“The school system has washed its hands of the responsibility for my kids’ safety” in getting to and from school, said Claire De Angioletti, a Leesburg mother who recently learned that two of her three children can no longer count on a bus ride to school.
That includes a rising fourth-grader who she would never leave home alone but is now expected to send off to school by himself, De Angioletti said. And her rising ninth-grader will “have to cross 15 lanes of active traffic in order to access her right to a public education,” she said.
De Angioletti was one of nearly a dozen parents who met with school transportation officials and her School Board member Tuesday in the Smart’s Mill Middle School parking lot to walk a proposed route and discuss the issue.
She brought her three children, with their backpacks, lunch bags, water bottles and a French horn. School officials carried clipboards, and one pushed a wheel that measured the distance foot-by-foot.
The School Board did not adopt a new transportation policy; rather, members decided to enforce an existing one that says bus service “shall be provided” to elementary school students who live at least eight-tenths of a mile from their school and for middle and high school students who live at least a mile away. In the past, many students inside those limits have been bused because of construction zones or traffic patterns that were at one time considered unsafe.
Board members — looking for places to cut costs, in part to close a $16 million shortfall between the School Board’s adopted budget and the amount of local funding the Board of Supervisors approved — studied the issue for months with school staff. Parents were notified of the new transportation plans last month.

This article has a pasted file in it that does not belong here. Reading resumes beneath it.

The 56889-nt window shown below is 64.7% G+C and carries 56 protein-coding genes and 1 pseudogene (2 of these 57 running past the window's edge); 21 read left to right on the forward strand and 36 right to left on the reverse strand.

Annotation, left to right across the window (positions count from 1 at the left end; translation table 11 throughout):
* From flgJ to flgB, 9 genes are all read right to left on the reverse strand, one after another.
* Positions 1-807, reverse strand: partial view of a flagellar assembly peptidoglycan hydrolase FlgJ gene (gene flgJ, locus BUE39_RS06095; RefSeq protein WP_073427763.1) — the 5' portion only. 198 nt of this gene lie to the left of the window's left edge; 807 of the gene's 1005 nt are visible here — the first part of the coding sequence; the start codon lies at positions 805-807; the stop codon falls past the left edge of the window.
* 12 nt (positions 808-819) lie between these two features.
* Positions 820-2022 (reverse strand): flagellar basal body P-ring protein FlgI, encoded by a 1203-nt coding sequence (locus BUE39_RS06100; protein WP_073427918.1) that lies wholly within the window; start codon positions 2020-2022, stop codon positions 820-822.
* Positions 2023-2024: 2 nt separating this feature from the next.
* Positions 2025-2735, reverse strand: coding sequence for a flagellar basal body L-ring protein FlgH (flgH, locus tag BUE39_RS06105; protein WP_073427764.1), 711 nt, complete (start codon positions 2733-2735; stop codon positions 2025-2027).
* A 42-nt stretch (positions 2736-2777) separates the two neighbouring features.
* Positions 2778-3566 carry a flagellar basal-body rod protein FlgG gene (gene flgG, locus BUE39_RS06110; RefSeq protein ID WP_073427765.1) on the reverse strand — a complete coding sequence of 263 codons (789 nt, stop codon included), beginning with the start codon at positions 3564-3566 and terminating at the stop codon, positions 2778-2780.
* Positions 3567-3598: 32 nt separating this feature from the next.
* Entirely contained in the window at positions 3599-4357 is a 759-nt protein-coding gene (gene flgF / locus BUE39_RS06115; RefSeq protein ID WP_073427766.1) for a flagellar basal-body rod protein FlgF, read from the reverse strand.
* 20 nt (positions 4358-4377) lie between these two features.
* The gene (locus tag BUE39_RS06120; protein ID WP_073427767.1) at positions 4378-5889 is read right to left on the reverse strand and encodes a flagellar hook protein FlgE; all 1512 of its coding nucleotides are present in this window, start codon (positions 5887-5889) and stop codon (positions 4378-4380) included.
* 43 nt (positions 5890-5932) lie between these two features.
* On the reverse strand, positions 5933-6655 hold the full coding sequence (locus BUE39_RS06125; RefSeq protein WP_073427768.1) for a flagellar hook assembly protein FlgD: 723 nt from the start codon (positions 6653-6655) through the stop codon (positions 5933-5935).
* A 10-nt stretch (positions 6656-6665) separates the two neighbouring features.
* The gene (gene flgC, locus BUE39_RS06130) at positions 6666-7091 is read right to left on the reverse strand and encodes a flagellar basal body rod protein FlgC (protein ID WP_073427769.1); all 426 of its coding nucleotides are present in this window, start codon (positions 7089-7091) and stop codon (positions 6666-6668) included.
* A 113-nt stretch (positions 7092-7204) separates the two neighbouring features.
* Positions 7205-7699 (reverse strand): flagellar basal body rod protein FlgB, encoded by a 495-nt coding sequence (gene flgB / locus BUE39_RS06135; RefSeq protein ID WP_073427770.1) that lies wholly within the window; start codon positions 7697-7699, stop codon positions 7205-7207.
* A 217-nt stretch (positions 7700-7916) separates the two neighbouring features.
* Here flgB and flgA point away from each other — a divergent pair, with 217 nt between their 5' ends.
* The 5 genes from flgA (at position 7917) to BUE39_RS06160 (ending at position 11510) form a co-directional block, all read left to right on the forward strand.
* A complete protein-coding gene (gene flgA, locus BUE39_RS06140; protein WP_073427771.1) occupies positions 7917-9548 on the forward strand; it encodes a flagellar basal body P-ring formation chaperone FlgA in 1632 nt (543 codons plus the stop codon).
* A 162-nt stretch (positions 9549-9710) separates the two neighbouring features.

School Board member Bill Fox (Leesburg) said the board’s priority is to focus resources on the classroom. “We are not in the transportation business,” he said. “We are in the education business.”
School officials have not released estimates of how much money they will save. The board also wants to encourage the health benefits of walking and to promote a greater sense of community around the schools, Fox said.
Walking to school in Loudoun County can be difficult, parents said. The outer suburb was developed around cars, and residential developments have piecemeal (or nonexistent) walking paths and sidewalks. In Leesburg, some of the schools were not built within neighborhoods but on vast tracts of land nearby.
The entrance road to Tuscarora High School is nearly a half-mile long — a distance not calculated into the new walking zones. And the proposed way to access Smart’s Mill Middle is via a long road that parents described as “desolate.”
The parents and school officials walked along that road Tuesday, moving aside occasionally to let a car pass. They turned left on North King Street and stopped at the corner of Battlefield Parkway, where they timed the red light at 18 seconds. The group discussed whether that would be enough time for children to walk across four lanes of traffic.
Fox maintained a can-do attitude. Problems could be addressed with better traffic signs and better timing of the traffic light, he said. He suggested that bus service could potentially be provided for a fee to families who really want it.
The group walked down Battlefield Parkway and turned into a residential neighborhood more than a mile from Tuscarora High. They came to a stop in one parent’s garage, where she had cold drinks waiting.
Fox said he was willing to take as much time as needed to address every parent’s concerns. But the parents said that with the first day of school approaching, they were running out of time. De Angioletti asked Fox to delay the implementation of the plan. She said she doesn’t believe it’s safe for her children to walk, meaning that she will have to arrange for rides.
“This is a huge monkey wrench in our lives every day,” she said.